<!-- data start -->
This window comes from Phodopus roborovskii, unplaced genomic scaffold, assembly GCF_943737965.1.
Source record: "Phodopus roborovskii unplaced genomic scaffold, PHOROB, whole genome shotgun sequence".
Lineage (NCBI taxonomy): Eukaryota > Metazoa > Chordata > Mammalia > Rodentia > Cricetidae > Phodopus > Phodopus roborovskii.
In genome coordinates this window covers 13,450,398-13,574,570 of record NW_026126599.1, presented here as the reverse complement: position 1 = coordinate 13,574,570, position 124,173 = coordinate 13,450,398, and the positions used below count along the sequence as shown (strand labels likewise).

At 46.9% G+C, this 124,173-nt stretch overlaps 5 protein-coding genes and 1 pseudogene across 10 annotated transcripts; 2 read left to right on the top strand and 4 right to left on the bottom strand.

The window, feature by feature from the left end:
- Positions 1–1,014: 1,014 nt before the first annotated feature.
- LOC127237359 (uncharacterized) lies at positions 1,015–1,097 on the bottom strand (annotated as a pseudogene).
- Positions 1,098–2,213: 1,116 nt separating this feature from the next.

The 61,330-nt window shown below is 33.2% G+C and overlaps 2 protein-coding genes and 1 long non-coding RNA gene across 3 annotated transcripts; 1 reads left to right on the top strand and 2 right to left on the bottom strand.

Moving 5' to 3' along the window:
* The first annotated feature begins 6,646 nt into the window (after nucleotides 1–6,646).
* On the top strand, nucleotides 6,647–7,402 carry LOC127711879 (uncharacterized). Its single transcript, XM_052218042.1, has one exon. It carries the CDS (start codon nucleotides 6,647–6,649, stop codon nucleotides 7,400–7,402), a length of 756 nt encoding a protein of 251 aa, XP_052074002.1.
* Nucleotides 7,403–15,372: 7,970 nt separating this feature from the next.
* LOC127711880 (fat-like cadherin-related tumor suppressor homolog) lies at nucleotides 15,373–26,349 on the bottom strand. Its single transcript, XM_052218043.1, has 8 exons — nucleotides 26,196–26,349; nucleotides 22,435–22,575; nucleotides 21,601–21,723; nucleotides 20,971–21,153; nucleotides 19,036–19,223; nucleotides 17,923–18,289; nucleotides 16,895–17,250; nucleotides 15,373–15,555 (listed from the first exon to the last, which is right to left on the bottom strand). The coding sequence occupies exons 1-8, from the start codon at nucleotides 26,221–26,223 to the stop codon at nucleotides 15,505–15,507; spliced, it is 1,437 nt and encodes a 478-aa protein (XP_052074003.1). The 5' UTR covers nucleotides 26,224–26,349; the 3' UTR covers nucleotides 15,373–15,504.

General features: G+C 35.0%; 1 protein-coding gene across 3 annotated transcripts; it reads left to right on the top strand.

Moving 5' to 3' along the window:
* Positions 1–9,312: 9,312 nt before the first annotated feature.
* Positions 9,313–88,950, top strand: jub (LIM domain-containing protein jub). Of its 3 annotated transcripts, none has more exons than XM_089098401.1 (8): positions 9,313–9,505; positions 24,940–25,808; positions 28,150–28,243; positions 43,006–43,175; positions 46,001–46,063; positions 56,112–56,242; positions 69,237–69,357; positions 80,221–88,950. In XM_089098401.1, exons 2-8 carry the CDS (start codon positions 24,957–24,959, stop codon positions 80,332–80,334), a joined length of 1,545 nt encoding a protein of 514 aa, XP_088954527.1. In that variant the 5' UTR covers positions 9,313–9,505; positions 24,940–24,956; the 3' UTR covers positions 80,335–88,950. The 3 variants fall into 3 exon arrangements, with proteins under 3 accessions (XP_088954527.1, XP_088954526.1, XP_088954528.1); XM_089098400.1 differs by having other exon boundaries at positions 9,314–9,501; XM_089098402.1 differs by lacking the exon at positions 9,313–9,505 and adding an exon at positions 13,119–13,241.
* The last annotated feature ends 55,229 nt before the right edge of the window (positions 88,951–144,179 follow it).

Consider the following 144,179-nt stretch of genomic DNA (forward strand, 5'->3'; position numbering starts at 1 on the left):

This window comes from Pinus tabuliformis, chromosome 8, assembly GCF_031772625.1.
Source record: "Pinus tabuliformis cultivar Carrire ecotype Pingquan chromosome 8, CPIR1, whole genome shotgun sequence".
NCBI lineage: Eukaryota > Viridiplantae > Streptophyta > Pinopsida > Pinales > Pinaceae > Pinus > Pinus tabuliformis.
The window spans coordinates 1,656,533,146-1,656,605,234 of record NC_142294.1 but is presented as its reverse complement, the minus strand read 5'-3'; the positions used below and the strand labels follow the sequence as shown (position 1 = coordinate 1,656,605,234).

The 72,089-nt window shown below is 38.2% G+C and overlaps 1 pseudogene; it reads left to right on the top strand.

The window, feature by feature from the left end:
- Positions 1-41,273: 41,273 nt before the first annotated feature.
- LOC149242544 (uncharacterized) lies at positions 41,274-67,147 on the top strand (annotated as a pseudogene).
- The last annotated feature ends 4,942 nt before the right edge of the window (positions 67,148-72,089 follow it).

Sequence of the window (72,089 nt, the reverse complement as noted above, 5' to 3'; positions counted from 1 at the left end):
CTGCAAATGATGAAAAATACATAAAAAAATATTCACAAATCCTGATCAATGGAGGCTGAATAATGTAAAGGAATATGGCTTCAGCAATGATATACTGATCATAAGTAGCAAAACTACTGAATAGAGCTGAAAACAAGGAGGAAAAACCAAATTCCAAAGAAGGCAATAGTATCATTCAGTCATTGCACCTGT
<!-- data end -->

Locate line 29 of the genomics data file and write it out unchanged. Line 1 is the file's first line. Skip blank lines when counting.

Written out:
- LOC149242544 (uncharacterized) lies at positions 41,274-67,147 on the top strand (annotated as a pseudogene).